Since 2009, tens of thousands of people have submitted petitions and letters to the region's Prime Ministers and to the Mekong River Commission calling for the Mekong River to remain free-flowing and for Thailand not to purchase electricity from the dam.
"In an era of climate change and a historical tendency to over-forecast electricity needs in Thailand, the governments must re-think building the dam in terms of its costs to native eco-systems, food and water security, and local livelihoods," said Shalmali Guttal of Focus on the Global South.
The Xayaburi Dam is the most advanced of eleven large dams proposed for the Mekong River's lower mainstream. While a preliminary decision on the Xayaburi Dam is expected to be made this week, a final decision is expected to come down on April 22.
In the meantime, international environmental groups have demanded public access to water level data for three of China's upstream dams"”with particular emphasis placed on the Xiaowan.
China started operating its first dam - the Manwan dam - on the Lancang (upper Mekong) main-stream in 1992. The second and third dams, Dachaoshan and Jinghong, were completed in 2003 and 2008.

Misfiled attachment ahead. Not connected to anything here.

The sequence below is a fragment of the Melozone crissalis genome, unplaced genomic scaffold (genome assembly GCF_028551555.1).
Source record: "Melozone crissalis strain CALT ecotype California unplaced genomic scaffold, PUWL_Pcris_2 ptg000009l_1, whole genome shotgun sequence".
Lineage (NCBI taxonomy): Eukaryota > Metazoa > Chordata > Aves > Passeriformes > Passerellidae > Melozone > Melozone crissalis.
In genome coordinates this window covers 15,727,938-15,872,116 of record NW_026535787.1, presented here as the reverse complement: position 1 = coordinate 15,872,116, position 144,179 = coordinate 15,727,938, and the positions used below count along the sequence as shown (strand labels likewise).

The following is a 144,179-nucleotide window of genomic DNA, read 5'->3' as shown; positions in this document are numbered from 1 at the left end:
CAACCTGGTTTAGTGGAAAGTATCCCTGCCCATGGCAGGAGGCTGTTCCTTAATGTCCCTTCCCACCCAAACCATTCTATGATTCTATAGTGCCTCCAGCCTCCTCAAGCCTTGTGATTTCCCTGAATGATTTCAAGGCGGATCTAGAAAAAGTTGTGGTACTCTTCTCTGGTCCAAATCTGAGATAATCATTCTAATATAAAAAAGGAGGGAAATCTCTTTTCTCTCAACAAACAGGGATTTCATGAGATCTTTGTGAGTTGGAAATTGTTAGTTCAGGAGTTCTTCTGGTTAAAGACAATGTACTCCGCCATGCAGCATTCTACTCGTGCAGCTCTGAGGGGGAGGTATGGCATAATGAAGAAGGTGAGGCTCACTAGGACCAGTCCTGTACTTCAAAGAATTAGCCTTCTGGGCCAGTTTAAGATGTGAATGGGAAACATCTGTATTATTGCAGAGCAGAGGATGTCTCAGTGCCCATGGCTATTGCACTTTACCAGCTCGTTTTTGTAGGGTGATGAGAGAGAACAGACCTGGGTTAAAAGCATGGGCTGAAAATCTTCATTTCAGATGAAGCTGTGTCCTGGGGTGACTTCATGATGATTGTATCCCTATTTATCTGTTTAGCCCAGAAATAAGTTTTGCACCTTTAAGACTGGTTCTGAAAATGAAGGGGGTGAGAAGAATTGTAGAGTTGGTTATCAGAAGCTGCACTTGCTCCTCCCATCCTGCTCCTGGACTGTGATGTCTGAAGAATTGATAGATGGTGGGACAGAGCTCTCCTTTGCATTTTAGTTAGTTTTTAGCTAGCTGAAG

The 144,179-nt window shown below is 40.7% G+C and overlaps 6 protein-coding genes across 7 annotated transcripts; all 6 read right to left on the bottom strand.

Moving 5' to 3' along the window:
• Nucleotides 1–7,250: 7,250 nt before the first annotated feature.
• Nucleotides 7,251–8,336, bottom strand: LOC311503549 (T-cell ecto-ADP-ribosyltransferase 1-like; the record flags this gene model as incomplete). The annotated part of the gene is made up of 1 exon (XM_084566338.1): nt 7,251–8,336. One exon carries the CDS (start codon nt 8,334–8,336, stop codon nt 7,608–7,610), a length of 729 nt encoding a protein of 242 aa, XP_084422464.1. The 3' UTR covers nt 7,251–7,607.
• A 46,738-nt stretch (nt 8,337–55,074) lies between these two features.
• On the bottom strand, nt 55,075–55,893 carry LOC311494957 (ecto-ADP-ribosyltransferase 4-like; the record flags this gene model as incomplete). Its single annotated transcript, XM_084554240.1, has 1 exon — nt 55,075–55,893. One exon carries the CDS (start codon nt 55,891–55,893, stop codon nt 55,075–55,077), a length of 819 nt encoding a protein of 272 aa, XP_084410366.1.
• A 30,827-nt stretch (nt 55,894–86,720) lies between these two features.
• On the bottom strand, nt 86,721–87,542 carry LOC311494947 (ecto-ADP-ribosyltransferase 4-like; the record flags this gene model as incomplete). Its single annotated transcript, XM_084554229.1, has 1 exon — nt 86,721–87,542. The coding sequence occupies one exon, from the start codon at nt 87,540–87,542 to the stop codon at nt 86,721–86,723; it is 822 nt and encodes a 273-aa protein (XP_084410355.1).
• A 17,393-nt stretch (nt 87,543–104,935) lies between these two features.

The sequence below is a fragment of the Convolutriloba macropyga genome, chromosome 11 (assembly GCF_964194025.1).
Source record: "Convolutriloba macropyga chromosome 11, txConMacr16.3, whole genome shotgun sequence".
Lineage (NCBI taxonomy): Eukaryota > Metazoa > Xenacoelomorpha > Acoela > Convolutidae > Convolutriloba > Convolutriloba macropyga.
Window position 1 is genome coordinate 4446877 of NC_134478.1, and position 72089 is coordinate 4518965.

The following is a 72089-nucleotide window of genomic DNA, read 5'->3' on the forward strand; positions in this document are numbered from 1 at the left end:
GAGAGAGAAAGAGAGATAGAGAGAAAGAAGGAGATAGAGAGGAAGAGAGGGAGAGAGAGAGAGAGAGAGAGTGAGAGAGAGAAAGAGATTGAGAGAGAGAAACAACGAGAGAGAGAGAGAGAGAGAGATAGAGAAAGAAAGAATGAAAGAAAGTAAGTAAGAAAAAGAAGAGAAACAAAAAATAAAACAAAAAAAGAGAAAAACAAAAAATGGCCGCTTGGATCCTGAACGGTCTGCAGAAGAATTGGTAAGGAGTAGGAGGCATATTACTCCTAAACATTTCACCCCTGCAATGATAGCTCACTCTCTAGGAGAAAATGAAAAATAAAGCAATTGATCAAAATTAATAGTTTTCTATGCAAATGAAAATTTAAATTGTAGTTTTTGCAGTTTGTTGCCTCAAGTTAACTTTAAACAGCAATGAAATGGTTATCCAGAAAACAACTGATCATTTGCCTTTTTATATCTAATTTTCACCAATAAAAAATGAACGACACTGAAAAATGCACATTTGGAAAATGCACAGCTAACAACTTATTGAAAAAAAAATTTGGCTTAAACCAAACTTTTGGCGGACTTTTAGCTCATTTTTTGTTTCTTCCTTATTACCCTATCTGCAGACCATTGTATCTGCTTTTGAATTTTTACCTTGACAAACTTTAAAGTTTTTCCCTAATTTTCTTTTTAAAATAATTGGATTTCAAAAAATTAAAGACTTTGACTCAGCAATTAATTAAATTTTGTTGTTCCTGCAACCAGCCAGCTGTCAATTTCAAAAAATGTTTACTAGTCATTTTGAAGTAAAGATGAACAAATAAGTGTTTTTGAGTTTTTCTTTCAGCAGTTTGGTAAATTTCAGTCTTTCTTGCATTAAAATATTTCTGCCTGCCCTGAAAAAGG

In October 2009, China announced that its fourth dam, the massive Xiaowan dam, had started filling its reservoir.
China hopes to almost double its hydropower capacity - to at least 300 gigawatts by 2020 - by building four more dams on the Mekong.
In July 2009, the Xiaowan Dam started filling its reservoir. The filling of the Xiaowan Dam's reservoir coincided with a period of reduced rainfall and then drought, Save The Mekong Coalition (SMC) reported.
"While less rainfall was undoubtedly a key factor in the 2010 drought, a question that remains urgent and unanswered is whether the Xiaowan dam's reservoir filling compounded the drought's severity," the SMC said in an open letter written last year.
China has maintained its dams are beneficial because they can store water for the dry season and control flooding in the rainy season.
A number of academics, however, have linked changes in the Mekong River's daily hydrology and sediment load to the same dams.
"˜Complete lack of transparency'
Starting last year, China launched a campaign to counter the perception that its dams were negatively affecting its downstream neighbors.